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How to Make Michelin-Starred Thai Food From a Master Chef

More than just Pad Thai and chicken satay, Thai cuisine is supremely varied, with huge variations in regional food and ingredients. For instance, in Northern Thailand, the cuisine is centered on fragrant herbs, grilled meats, and plenty of funky fermented flavors, a stark contrast to the sweeter, stir-fry heavy, Chinese-influenced food of Central Thailand.

To properly highlight this dynamic cuisine, Chef Therdtus “Tony” Rittaprom is on a mission to share his vast library of Thai cooking knowledge. Formerly of the Michelin-starred Zabb Elee in Queens, Rittaprom is a master of Northeastern and Northern Thai cuisine. His newest restaurant is Zabb PuTawn — an Upper East Side restaurant that specializes in items like som tum (green papaya salad) and larb, meat salads packed with chilis, herbs, and roasted rice powder.

Besides showcasing these flavors at his new restaurant, Rittaprom is also headlining a series of cooking classes devoted to Northern Thai food. The first of these two-hour classes will be held from 6 p.m. to 8 p.m. on Dec. 14 and Dec. 15. Prospective students can sign up for the 20-person classes by contacting Zabb PuTawn (located in Manhattan) at (212) 988-8800. Each student will have the opportunity to make four dishes along with two complimentary Singha beers and butterfly pea lemonade. Tuition is $70 for solo students and $120 for couples. The class fee also includes a take-home Zabb PuTawn kit filled with ingredients for the dishes (palm sugar, pla ra, nam prik larb, pork crackling, roasted rice powder, and chili powder) and recipes.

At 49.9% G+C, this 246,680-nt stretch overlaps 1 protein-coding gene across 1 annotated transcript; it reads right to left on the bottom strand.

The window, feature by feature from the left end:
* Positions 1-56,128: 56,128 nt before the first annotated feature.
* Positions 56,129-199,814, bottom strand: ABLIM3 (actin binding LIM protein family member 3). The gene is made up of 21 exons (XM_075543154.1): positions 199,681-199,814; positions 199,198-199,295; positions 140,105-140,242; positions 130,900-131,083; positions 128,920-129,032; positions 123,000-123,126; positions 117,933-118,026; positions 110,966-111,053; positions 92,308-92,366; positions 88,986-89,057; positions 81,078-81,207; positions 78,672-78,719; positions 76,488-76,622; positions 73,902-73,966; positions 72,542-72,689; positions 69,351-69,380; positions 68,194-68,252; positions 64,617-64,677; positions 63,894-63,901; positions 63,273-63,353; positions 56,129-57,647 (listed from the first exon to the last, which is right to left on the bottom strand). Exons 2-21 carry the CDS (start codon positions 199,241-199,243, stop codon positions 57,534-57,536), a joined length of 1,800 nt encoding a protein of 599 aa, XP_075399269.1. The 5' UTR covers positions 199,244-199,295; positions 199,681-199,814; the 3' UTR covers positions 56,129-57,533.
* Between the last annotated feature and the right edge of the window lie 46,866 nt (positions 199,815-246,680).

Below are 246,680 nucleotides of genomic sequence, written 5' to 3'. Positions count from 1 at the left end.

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The Flavors of Northern Thailand

Larb moo kua from zabb putwan restaurant on a white plate.

Northern Thai cuisine, Rittaprom’s specialty, is a vibrant blend of fermented flavors combined with a careful balance of spice, acidity, and herbs. While som tum is eaten throughout the country, the dish originates from Isan (Northeastern Thailand). The main components of the salad are a balance of unripe green papaya, palm sugar, fish sauce, chilies, and lime. In Northern Thailand, the flavors of som tum are more intense due to the addition of more chilis and a fermented anchovy paste called pla ra or pu dong, fermented crab.

Another popular item in Northern Thai cuisine is its various meat salads known as larb, which can be made from proteins ranging from pork to catfish. A great example of this is larb moo kua from the Northern city of Phayao. It’s made with a blend of pork, liver, skin, and roasted spices, including wild Northern Thai mah kwan (an orangey, Sichuan peppercorn-like flavor) and dee plee, long pepper. One of Rittaprom’s specialties is goi neur. This raw beef salad is made from chunks of raw beef — Rittaprom uses beef tenderloin — mixed with lime leaf, chili, mint, and khao khua, roasted rice powder. The end result is a brightly flavored salad crisp from lime juices and herbs, all accented with chili peppers and the textural crunch of roasted rice powder. Both of these dishes will be prepared in Rittaprom’s cooking classes.